Rights are often invoked as trumps – as a mechanism to stop us from arguing about what we think is right or wrong. This is not good for democracy as democracy thrives on discussion, disagreement and contestation about the good life, about what we believe is right and wrong, about how we think our society should be structured.
Almost all of us invoke rights strategically to try to stop an argument about something we think is logically or ethically so obvious that it is not really worth having an argument about. We invoke rights in an attempt to delegitimise what we believe to be the harmful beliefs and arguments of others.
To be honest, I sometimes strategically invoke rights as trumps – knowing that I am doing so – in order not to have to argue with religious bigots about their belief that their religion requires them to treat fellow citizens as subhuman and demands that they discriminate against us.
But sometimes we also invoke rights as trumps because we suspect that we are on shaky ground in defending our position, but do not have the tools to do so or are not honest enough to admit to the possible flaws in our argument. I suspect many of those who defended Murray’s painting by invoking his right to artistic expression fell into this category.
When we do this, we conflate what is right with what a person has a right to do and we do so to try to end the argument. This is bad for the protection of rights as it sends a signal to your opponents that rights always trump any argument about what is right and wrong.
Rights are supposed to help safeguard the democratic space in which vigorous disagreement about what is right and wrong can flourish. But when rights are invoked as trumps in an attempt to end the discussion, rights become associated with the undemocratic silencing of opposing views. Instead of protecting the democratic space – as rights so importantly do – rights are used by those with social and economic power as anti-democratic trumps aimed at silencing opponents.
A similar dynamic emerged recently when the National Director of Public Prosecutions (NDPP) announced that the National Prosecuting Authority (NPA) would seek permission to appeal the judgment which ruled that the decision to drop all criminal charges against President Jacob Zuma was invalid.
The decision by the NDPP was subjected to severe criticism (also by the likes of myself) on the grounds that an appeal had a very slim chance of success and that public money should not be spent on it. It was suggested that the decision to seek permission to appeal the case could not have been taken on purely legal grounds.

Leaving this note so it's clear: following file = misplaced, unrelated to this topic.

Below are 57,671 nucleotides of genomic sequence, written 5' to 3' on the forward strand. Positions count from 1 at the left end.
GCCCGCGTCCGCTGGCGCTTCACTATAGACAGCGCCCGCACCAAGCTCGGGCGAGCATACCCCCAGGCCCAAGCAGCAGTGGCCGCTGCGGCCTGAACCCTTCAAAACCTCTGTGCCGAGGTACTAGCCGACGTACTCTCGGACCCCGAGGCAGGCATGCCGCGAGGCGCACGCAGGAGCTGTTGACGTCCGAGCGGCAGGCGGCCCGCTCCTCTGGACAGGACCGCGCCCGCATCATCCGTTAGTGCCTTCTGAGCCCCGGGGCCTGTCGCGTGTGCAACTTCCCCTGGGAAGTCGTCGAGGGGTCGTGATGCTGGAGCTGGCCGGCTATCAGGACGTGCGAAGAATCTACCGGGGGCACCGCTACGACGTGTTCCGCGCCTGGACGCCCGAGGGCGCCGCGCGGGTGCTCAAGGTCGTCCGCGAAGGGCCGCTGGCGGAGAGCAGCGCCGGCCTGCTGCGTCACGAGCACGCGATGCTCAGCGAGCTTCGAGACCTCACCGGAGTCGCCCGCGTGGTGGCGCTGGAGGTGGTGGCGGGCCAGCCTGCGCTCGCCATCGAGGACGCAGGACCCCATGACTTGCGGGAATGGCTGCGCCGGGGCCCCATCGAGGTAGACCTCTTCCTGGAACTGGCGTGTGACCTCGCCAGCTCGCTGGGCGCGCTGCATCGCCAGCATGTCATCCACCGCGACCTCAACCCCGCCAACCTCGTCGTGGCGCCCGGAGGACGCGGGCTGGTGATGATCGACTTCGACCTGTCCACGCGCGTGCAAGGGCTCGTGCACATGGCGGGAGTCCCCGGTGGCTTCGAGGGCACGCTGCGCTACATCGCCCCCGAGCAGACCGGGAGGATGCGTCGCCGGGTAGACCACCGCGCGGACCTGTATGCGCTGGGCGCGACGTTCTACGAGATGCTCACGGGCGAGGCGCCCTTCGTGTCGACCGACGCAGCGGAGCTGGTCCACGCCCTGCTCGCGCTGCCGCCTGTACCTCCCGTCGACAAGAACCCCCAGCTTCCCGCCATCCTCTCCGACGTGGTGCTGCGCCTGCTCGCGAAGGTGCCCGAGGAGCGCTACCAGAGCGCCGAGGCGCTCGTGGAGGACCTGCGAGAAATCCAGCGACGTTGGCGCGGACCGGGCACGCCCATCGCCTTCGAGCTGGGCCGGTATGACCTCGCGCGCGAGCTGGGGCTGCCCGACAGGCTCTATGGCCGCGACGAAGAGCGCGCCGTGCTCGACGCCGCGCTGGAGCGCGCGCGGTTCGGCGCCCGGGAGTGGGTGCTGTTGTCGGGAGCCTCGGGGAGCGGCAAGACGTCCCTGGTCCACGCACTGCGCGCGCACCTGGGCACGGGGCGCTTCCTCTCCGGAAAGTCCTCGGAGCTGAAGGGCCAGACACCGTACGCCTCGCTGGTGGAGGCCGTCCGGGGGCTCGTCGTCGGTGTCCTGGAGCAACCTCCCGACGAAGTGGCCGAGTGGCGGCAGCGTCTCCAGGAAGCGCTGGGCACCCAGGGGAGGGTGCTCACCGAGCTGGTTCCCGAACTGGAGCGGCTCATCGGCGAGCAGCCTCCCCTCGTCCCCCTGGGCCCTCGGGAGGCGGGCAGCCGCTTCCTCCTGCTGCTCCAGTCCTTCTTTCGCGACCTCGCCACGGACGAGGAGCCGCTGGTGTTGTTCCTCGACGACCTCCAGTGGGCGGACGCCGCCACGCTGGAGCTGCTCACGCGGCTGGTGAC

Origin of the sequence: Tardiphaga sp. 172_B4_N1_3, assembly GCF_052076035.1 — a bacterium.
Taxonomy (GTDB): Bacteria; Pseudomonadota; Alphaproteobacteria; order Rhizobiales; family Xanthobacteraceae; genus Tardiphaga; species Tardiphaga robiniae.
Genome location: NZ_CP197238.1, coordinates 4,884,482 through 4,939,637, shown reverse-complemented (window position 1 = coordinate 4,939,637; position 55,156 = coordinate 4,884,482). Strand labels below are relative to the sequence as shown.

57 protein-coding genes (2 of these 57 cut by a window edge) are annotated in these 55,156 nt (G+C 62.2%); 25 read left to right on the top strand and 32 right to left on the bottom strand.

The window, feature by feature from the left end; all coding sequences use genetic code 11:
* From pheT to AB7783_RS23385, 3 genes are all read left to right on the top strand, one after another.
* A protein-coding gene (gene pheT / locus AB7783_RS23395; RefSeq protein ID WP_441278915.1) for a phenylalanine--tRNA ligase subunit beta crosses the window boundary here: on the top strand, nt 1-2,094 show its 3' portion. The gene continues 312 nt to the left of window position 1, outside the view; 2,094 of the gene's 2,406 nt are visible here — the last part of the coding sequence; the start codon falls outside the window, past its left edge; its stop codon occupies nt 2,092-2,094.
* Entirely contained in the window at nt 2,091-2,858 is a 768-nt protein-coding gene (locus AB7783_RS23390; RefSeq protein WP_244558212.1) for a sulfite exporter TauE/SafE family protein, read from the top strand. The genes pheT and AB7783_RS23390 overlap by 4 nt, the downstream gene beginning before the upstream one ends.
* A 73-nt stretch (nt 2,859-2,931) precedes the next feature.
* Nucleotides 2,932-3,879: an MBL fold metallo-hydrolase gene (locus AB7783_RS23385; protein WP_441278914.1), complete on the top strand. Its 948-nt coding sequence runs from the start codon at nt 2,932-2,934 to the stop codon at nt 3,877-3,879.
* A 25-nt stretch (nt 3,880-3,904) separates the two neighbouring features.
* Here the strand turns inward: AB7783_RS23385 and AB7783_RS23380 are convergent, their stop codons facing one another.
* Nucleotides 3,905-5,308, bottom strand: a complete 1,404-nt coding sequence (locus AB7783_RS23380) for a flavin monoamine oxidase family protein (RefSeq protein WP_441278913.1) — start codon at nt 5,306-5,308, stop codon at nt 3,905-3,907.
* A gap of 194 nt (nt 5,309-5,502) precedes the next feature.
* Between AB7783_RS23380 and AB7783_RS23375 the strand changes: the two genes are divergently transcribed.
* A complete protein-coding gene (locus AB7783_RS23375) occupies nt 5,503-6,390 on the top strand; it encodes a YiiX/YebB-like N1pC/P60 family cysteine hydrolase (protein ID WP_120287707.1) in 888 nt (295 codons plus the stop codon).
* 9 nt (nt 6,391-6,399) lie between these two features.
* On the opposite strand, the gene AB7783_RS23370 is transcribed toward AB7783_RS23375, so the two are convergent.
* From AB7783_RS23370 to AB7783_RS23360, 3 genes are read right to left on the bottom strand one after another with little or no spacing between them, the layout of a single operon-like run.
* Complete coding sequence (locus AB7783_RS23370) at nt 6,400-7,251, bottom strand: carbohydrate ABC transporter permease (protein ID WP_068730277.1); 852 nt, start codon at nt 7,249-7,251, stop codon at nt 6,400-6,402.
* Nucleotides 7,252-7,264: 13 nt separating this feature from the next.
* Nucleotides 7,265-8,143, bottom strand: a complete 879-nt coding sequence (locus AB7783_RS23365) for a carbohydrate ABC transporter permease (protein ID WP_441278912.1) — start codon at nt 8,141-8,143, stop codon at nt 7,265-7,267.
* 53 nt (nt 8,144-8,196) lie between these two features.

Much like supporters of Brett Murray’s painting of The Spear, supporters of the NPA decision argued that the NPA had a right to appeal a court judgment and that those who criticised the decision were in effect undermining the independence of the NPA and its right to make decisions about which judgments to appeal.
I pause here to note that in South Africa there is no automatic right to appeal a court judgment. A litigant has a right to ask permission from the court to appeal its judgment, but the court can deny this. If right for leave to appeal is denied a litigant can petition the Supreme Court of Appeal (SCA) or the Constitutional Court, but these petitions could be rejected. It is therefore not technically correct to argue that the NPA has a right to appeal any judgment it wishes to appeal.
Of course, the NPA does have the right to ask permission from the court to appeal its decision to the SCA. The question is not whether it has this right or not. The question is whether the NDPP decided to seek permission to appeal the judgment because he truly believed that a matter of grave principle was at stake and that the appeal had at least some prospect of success, or whether the decision was influenced by irrelevant political considerations.
This is a classic case where rights discourse is of little help in answering the ethical or political question of whether the NPA acted without fear, favour or prejudice when it decided to try to appeal the judgment which would force them to prosecute the president of the country.
To answer this question, you have to ask whether there are valid legal grounds to appeal the judgment. Furthermore, you have to ask whether an important legal principle (which has not been settled by the court you are appealing to) is at stake.
Of course, I have argued before that the decision of the NPA was wrong because there are no valid legal grounds for appeal and because the SCA has already definitively dealt with the legal principle in issue. Others may well disagree with me. But this is not an argument about the right or not to appeal a court judgment. Rather, it is an argument about whether the NPA can be trusted to make prosecutorial decisions impartially and without fear or favour.
The rights in the South African Bill of Rights are powerful tools to help safeguard the democratic space within which citizens can engage each other about what constitute the good life and what is right and wrong. But when the rights discourse is used indiscriminately to try to stifle disagreement and close down debate, it can be very bad for democracy indeed. DM
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Pierre De Vos teaches Constitutional law at the University of Cape Town Law Faculty, where he serves as deputy dean and as the Claude Leon Foundation Chair in Constitutional Governance. He writes a regular blog, entitled 'Constitutionally Speaking', in which he attempts to mix one part righteous anger, one part cold legal reasoning and one part irreverence to help keep South Africans informed about Constitutional and other legal developments related to the democracy.